National flags Guangzhou's best travel pass
He Huifeng in Guangzhou and Woods Lee in Beijing
Amid the celebrations surrounding the torch relay in Guangzhou , the small red national flag is not only being used to cheer on torch-bearers, it is bringing people together in unexpected ways.
With enthusiastic crowds swarming in from nearby cities, finding a taxi in Guangzhou yesterday was mission impossible. But few people seem to find this a problem. In a city caught up in the nationalistic fervour, the little red national flag has become the best travel pass for visitors.
Anyone looking for a lift need only wave the flag towards approaching cars and, in most cases, motorists will pull over, offer a free ride and drop people where they want to go as long as it is on the driver's route.
'Today, the distance between people's hearts is narrowed by the torch,' a motorist in his 40s said. 'It's the Olympics, and the Games make us feel different.'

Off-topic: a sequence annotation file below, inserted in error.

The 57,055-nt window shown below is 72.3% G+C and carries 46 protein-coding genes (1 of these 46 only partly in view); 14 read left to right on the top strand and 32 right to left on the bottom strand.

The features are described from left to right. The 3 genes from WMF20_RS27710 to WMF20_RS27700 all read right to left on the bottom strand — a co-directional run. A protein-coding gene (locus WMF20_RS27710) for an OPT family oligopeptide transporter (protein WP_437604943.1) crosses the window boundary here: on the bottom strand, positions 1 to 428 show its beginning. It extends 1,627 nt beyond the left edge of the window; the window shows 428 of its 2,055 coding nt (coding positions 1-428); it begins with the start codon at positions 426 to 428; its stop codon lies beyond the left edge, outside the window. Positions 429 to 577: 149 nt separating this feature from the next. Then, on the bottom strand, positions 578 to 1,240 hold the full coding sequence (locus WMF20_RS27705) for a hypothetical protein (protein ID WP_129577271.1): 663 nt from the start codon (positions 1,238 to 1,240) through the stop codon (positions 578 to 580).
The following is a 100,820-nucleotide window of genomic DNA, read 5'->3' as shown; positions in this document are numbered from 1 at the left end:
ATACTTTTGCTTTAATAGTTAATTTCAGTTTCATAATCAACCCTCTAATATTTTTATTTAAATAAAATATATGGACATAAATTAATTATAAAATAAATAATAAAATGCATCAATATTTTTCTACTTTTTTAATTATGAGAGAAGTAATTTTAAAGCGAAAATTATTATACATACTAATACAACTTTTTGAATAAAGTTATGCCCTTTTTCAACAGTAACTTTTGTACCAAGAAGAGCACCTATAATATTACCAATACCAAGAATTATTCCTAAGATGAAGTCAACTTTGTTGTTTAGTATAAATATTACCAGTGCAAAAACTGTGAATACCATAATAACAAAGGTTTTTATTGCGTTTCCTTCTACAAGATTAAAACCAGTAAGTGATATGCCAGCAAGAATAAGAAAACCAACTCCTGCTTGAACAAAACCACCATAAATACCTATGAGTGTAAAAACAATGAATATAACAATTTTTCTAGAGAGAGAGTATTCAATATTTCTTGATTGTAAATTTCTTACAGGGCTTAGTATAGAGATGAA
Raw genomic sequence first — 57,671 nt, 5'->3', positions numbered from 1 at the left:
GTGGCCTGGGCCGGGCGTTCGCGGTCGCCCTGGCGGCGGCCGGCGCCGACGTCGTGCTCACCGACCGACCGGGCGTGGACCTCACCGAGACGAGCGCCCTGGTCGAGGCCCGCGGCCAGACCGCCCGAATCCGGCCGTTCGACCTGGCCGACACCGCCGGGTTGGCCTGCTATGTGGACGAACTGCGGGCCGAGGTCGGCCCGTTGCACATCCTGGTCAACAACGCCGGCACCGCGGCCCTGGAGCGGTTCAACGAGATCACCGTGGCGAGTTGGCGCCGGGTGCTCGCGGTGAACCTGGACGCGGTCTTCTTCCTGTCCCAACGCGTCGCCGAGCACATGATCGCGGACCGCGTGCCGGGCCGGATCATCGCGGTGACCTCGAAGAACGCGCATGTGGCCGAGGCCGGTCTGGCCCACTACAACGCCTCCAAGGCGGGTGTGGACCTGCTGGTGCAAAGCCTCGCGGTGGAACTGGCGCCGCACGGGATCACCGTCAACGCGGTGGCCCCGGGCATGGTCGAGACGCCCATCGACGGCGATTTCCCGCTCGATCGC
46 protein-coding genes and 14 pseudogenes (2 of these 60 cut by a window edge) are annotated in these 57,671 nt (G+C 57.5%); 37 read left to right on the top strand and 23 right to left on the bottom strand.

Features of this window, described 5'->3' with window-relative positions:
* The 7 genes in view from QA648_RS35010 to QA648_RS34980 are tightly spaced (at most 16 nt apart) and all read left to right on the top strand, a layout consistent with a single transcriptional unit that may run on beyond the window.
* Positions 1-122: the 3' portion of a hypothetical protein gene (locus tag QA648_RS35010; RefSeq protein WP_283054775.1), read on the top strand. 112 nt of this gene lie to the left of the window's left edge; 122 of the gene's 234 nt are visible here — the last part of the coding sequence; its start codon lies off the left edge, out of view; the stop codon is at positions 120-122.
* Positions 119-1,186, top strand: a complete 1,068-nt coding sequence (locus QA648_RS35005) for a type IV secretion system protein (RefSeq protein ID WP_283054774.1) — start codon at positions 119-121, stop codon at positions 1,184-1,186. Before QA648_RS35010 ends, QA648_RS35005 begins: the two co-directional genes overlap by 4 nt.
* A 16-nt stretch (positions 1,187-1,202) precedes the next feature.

The motorist took his four-year-old daughter out of kindergarten to see the relay - in spite of the warning over the outbreak of the deadly EV71 virus - and had just dropped her back at school when he offered rides to people stranded by temporary torch-relay traffic controls.
Almost all streets along the relay route were full of cheering spectators. A handful of young men were left stranded on a street corner, but a mini-truck drove by shortly afterwards and they all jumped on.
A large influx of spectators from neighbouring cities, most of them university students, added to the congestion, and in some places spectators could barely move. But few seemed upset.